from The American Heritage® Dictionary of the English Language, 5th Edition.

  • adjective Of or relating to aviation.
  • adjective Capable of or engaged in flight.
  • adjective Situated, extending, or functioning in the air.
  • adjective Swiftly moving; fleet.
  • adjective Done or performed swiftly in or as if in the air.
  • adjective Brief; hurried.
  • adjective Capable of swift deployment or response; extremely mobile.
  • adjective Nautical Not secured by spars or stays. Used of a sail.
  • noun Flight in an aircraft or spacecraft.
  • noun The piloting or navigation of an aircraft or spacecraft.
  • idiom (with flying colors) With complete or outstanding success.

from The Century Dictionary.

  • noun The act of moving through the air on wings; flight.
  • noun plural Loose or floating waste of any kind.
  • Swift; equipped for swift motion: as, a flying party.

from the GNU version of the Collaborative International Dictionary of English.

  • adjective Moving in the air with, or as with, wings; moving lightly or rapidly; intended for rapid movement.
  • adjective (Mil.) a body of cavalry and infantry, kept in motion, to cover its own garrisons and to keep the enemy in continual alarm.
  • adjective (Mil.) artillery trained to rapid evolutions, -- the men being either mounted or trained to spring upon the guns and caissons when they change position.
  • adjective See under Bridge, and Camp.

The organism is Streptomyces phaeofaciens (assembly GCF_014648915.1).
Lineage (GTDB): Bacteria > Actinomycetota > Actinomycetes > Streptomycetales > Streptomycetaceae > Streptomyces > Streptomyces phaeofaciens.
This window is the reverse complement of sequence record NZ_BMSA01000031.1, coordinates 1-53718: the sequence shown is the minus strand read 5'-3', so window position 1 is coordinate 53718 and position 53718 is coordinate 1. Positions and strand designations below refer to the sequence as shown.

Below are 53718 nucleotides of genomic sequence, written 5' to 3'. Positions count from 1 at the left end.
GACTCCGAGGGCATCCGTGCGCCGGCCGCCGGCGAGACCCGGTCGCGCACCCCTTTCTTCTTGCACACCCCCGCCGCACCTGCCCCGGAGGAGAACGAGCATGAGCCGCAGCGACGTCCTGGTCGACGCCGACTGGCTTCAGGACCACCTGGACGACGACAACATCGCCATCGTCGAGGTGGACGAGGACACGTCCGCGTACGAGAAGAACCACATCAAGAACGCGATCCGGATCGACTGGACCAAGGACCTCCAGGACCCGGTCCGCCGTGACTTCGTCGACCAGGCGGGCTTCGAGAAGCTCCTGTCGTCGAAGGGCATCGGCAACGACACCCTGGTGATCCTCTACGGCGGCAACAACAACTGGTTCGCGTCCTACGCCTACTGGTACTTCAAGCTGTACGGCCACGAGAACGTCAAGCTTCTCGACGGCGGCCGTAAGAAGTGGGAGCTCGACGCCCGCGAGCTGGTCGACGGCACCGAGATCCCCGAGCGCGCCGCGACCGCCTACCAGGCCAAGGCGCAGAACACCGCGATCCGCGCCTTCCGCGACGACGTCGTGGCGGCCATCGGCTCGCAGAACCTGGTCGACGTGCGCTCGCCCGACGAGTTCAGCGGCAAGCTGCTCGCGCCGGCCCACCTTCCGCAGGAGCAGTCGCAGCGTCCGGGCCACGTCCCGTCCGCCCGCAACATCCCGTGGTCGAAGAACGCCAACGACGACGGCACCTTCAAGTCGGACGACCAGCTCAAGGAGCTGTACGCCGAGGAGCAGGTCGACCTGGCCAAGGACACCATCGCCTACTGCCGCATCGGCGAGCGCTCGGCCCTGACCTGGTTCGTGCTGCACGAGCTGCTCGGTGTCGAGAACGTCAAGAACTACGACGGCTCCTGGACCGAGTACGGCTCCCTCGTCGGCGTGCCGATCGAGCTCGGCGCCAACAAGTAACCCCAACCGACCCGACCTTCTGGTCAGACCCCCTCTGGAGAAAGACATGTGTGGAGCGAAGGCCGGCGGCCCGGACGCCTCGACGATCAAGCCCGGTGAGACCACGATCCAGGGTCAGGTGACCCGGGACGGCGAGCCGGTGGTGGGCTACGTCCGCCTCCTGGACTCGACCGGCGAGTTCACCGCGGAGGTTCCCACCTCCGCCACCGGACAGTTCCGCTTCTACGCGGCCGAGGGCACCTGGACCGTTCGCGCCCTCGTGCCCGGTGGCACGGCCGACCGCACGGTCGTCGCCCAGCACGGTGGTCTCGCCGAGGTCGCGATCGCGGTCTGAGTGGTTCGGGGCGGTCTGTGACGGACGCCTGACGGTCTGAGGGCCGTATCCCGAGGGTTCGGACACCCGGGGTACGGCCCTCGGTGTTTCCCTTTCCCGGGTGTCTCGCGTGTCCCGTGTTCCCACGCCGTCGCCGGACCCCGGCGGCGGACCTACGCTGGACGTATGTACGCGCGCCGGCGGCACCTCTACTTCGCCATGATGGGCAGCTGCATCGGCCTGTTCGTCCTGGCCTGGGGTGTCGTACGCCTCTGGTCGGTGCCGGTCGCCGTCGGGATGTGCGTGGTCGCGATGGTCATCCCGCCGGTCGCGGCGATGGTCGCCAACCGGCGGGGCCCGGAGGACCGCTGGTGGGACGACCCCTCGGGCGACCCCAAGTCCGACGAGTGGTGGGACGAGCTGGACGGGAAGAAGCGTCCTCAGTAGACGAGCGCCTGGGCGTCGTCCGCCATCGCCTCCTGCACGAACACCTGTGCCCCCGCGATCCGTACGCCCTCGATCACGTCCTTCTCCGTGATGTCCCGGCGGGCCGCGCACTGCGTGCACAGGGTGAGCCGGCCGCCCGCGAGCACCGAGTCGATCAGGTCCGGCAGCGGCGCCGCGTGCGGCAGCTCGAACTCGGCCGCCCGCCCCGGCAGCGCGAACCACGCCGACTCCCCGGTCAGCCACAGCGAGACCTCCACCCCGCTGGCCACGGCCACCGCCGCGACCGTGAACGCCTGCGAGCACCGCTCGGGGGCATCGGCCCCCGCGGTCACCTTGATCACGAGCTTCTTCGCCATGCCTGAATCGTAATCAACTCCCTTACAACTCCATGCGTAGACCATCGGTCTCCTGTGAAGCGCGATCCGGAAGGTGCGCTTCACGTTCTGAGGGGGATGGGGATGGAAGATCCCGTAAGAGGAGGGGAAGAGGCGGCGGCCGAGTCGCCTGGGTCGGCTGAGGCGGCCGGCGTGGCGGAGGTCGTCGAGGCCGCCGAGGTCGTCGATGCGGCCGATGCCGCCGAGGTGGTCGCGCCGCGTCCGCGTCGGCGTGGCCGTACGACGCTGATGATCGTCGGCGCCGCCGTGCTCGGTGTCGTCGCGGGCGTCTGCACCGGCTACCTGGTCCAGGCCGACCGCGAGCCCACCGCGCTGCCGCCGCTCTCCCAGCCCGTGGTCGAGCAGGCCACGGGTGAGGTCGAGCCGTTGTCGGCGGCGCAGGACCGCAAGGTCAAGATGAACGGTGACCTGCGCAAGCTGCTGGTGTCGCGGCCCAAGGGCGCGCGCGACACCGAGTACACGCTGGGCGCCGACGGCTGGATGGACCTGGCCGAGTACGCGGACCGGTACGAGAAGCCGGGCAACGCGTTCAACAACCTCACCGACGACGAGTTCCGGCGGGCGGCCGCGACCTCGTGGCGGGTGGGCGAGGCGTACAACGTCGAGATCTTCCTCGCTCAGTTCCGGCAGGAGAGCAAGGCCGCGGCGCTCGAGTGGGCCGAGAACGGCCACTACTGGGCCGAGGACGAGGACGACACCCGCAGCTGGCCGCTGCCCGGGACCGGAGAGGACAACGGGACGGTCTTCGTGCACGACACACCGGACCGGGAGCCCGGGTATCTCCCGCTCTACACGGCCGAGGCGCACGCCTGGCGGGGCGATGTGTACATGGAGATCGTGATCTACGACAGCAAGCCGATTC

• adjective (Arch.) a contrivance for taking up the thrust of a roof or vault which can not be supported by ordinary buttresses. It consists of a straight bar of masonry, usually sloping, carried on an arch, and a solid pier or buttress sufficient to receive the thrust. The word is generally applied only to the straight bar with supporting arch.
  • adjective flags unfurled and waving in the air.
  • adjective to be victorious; to succeed thoroughly in an undertaking.
  • adjective (Zoöl.) a young female kangaroo.
  • adjective (Zoöl.) A meteor. See under Dragon.
  • adjective A spectral ship.
  • adjective (Zoöl.) See Flying fish, in the Vocabulary.
  • adjective (Zoöl.) see Flying fox in the vocabulary.
  • adjective (Zoöl.) either of two East Indian tree frogs of the genus Rhacophorus (Rhacophorus nigrapalmatus and Rhacophorus pardalis), having very large and broadly webbed feet, which serve as parachutes, and enable it to make very long leaps.
  • adjective (Zoöl.) a species of gurnard of the genus Cephalacanthus or Dactylopterus, with very large pectoral fins, said to be able to fly like the flying fish, but not for so great a distance.
  • adjective (Naut.) a sail extended outside of the standing jib, on the flying-jib boom.
  • adjective (Naut.) an extension of the jib boom.
  • adjective (Naut.) light sails carried only in fine weather.
  • adjective (Zoöl.) See Colugo.
  • adjective (Civil Engin.) a reconnoissance level over the course of a projected road, canal, etc.
  • adjective (Zoöl.) See Dragon, n. 6.
  • adjective (Mil.) a torch attached to a long staff and used for signaling at night.
  • adjective (Zoöl.) the opossum mouse (Acrobates pygmæus), a marsupial of Australia. Called also feathertail glider.